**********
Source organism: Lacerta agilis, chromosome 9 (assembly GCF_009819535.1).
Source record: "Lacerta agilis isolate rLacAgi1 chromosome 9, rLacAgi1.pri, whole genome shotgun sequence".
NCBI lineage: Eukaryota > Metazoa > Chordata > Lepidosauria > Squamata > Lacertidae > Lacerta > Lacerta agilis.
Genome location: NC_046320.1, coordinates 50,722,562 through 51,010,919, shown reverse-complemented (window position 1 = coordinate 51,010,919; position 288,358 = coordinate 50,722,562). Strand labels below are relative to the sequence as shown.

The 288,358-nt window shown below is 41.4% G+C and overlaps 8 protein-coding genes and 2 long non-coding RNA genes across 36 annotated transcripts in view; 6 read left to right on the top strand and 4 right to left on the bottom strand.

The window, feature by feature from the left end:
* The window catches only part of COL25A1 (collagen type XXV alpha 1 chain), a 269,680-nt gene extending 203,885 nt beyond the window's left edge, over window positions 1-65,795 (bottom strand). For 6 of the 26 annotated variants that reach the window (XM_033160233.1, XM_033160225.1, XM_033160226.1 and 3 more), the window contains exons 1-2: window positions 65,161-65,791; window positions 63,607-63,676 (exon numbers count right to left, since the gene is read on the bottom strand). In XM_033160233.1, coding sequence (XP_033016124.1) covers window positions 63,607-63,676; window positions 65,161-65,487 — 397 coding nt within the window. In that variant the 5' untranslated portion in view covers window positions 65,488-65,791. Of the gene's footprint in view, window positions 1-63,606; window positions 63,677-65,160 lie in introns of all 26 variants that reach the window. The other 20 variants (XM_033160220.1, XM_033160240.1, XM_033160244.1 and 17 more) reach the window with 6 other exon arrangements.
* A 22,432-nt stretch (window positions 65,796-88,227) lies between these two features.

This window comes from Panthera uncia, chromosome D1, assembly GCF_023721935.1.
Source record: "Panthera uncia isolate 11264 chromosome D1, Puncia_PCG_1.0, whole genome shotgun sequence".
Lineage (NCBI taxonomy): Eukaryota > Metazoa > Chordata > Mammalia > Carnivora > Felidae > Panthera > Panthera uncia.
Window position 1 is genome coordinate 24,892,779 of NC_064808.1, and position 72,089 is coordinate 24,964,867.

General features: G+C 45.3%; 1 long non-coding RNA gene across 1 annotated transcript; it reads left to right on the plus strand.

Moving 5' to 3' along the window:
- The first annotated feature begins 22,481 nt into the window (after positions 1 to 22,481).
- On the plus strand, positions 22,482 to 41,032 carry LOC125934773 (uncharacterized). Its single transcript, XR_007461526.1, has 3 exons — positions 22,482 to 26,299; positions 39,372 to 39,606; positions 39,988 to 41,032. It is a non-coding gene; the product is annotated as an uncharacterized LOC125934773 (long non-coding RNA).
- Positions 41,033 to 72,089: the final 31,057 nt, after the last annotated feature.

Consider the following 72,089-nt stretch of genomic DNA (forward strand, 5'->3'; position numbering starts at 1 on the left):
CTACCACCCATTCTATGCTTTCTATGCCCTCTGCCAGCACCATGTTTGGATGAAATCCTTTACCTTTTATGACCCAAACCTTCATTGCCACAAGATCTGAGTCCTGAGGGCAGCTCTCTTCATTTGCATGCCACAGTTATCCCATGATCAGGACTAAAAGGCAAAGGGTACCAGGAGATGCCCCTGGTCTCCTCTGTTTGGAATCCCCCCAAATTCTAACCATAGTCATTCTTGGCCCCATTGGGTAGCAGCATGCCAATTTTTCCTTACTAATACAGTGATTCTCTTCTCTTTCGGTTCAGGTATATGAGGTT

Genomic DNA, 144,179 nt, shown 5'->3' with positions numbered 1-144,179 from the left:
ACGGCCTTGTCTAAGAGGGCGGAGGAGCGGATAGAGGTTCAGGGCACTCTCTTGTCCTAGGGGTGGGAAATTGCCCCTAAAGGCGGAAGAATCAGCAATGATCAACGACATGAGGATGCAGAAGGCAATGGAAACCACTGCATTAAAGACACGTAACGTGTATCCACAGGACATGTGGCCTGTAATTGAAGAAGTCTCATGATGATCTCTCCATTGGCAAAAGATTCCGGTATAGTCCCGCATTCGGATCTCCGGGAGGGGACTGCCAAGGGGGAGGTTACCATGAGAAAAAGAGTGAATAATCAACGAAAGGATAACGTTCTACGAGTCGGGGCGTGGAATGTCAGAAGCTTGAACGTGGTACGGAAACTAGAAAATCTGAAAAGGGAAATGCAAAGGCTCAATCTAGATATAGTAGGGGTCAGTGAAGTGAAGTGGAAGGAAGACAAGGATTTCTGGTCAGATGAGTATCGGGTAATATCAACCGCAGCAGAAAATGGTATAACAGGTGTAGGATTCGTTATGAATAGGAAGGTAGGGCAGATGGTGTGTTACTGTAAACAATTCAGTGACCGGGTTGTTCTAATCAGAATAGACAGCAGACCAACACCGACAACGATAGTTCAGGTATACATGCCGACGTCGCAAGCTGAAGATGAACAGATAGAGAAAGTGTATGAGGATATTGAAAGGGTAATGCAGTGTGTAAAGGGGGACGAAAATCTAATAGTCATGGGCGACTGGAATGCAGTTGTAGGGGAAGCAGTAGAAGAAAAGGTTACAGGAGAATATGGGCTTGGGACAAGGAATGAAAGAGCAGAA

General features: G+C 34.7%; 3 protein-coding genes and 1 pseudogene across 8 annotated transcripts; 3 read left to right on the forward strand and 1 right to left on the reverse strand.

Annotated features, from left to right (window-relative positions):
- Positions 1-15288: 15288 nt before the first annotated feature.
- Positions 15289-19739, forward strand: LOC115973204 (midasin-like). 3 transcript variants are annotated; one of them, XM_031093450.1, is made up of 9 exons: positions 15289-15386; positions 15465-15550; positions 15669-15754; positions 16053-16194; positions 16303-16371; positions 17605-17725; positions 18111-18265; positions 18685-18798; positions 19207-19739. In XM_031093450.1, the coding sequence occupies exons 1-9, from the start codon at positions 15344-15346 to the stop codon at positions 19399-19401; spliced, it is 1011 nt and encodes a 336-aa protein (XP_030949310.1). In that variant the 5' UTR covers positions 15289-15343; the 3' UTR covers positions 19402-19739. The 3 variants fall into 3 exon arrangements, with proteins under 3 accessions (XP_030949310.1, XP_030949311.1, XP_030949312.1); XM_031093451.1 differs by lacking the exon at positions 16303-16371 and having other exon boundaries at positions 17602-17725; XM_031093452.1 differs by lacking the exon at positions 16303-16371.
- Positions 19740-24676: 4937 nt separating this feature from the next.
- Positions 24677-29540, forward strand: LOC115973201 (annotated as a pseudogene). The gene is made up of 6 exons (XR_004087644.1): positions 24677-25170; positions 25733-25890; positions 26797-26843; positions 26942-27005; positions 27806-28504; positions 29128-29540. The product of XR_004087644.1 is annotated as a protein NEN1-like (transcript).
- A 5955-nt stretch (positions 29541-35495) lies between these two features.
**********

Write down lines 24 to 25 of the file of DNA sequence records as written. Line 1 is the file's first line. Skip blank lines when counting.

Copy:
- Positions 1-15288: 15288 nt before the first annotated feature.
- Positions 15289-19739, forward strand: LOC115973204 (midasin-like). 3 transcript variants are annotated; one of them, XM_031093450.1, is made up of 9 exons: positions 15289-15386; positions 15465-15550; positions 15669-15754; positions 16053-16194; positions 16303-16371; positions 17605-17725; positions 18111-18265; positions 18685-18798; positions 19207-19739. In XM_031093450.1, the coding sequence occupies exons 1-9, from the start codon at positions 15344-15346 to the stop codon at positions 19399-19401; spliced, it is 1011 nt and encodes a 336-aa protein (XP_030949310.1). In that variant the 5' UTR covers positions 15289-15343; the 3' UTR covers positions 19402-19739. The 3 variants fall into 3 exon arrangements, with proteins under 3 accessions (XP_030949310.1, XP_030949311.1, XP_030949312.1); XM_031093451.1 differs by lacking the exon at positions 16303-16371 and having other exon boundaries at positions 17602-17725; XM_031093452.1 differs by lacking the exon at positions 16303-16371.